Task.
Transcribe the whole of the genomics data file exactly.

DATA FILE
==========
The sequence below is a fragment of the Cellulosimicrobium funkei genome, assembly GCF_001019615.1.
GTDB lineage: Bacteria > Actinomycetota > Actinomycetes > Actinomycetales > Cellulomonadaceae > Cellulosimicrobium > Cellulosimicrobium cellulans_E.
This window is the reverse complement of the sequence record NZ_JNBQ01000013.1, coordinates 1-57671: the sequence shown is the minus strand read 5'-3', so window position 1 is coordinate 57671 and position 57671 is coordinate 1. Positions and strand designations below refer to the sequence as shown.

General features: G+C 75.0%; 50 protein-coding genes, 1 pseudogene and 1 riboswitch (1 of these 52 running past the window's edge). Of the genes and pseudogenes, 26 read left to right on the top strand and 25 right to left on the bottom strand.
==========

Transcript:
The sequence below is a fragment of the Cellulosimicrobium funkei genome, assembly GCF_001019615.1.
GTDB lineage: Bacteria > Actinomycetota > Actinomycetes > Actinomycetales > Cellulomonadaceae > Cellulosimicrobium > Cellulosimicrobium cellulans_E.
This window is the reverse complement of the sequence record NZ_JNBQ01000013.1, coordinates 1-57671: the sequence shown is the minus strand read 5'-3', so window position 1 is coordinate 57671 and position 57671 is coordinate 1. Positions and strand designations below refer to the sequence as shown.

General features: G+C 75.0%; 50 protein-coding genes, 1 pseudogene and 1 riboswitch (1 of these 52 running past the window's edge). Of the genes and pseudogenes, 26 read left to right on the top strand and 25 right to left on the bottom strand.